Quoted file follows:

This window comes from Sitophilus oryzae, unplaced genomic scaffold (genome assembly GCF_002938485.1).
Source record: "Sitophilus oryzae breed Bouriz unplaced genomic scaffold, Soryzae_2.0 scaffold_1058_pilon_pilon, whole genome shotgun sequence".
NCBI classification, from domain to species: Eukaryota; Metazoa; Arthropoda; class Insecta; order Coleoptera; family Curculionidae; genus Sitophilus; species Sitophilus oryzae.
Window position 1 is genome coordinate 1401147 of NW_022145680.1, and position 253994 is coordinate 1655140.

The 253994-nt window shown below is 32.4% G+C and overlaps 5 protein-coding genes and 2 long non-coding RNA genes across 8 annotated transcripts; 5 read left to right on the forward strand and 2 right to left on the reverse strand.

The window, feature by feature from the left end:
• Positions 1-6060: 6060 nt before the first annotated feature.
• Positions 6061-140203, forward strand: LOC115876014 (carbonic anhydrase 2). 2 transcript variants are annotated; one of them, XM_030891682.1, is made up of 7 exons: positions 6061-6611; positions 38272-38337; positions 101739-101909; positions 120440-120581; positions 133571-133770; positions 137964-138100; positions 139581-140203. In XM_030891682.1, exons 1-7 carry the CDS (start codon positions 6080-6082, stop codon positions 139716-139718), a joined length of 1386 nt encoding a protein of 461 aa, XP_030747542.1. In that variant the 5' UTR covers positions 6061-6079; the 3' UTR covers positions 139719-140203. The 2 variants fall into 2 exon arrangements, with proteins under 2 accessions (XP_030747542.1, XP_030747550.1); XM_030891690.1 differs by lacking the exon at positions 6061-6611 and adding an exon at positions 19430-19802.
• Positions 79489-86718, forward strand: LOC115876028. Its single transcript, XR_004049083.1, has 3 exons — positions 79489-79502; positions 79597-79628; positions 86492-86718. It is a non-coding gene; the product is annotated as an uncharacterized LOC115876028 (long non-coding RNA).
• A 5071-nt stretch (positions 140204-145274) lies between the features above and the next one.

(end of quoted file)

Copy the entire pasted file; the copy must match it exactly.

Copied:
This window comes from Sitophilus oryzae, unplaced genomic scaffold (genome assembly GCF_002938485.1).
Source record: "Sitophilus oryzae breed Bouriz unplaced genomic scaffold, Soryzae_2.0 scaffold_1058_pilon_pilon, whole genome shotgun sequence".
NCBI classification, from domain to species: Eukaryota; Metazoa; Arthropoda; class Insecta; order Coleoptera; family Curculionidae; genus Sitophilus; species Sitophilus oryzae.
Window position 1 is genome coordinate 1401147 of NW_022145680.1, and position 253994 is coordinate 1655140.

The 253994-nt window shown below is 32.4% G+C and overlaps 5 protein-coding genes and 2 long non-coding RNA genes across 8 annotated transcripts; 5 read left to right on the forward strand and 2 right to left on the reverse strand.

The window, feature by feature from the left end:
• Positions 1-6060: 6060 nt before the first annotated feature.
• Positions 6061-140203, forward strand: LOC115876014 (carbonic anhydrase 2). 2 transcript variants are annotated; one of them, XM_030891682.1, is made up of 7 exons: positions 6061-6611; positions 38272-38337; positions 101739-101909; positions 120440-120581; positions 133571-133770; positions 137964-138100; positions 139581-140203. In XM_030891682.1, exons 1-7 carry the CDS (start codon positions 6080-6082, stop codon positions 139716-139718), a joined length of 1386 nt encoding a protein of 461 aa, XP_030747542.1. In that variant the 5' UTR covers positions 6061-6079; the 3' UTR covers positions 139719-140203. The 2 variants fall into 2 exon arrangements, with proteins under 2 accessions (XP_030747542.1, XP_030747550.1); XM_030891690.1 differs by lacking the exon at positions 6061-6611 and adding an exon at positions 19430-19802.
• Positions 79489-86718, forward strand: LOC115876028. Its single transcript, XR_004049083.1, has 3 exons — positions 79489-79502; positions 79597-79628; positions 86492-86718. It is a non-coding gene; the product is annotated as an uncharacterized LOC115876028 (long non-coding RNA).
• A 5071-nt stretch (positions 140204-145274) lies between the features above and the next one.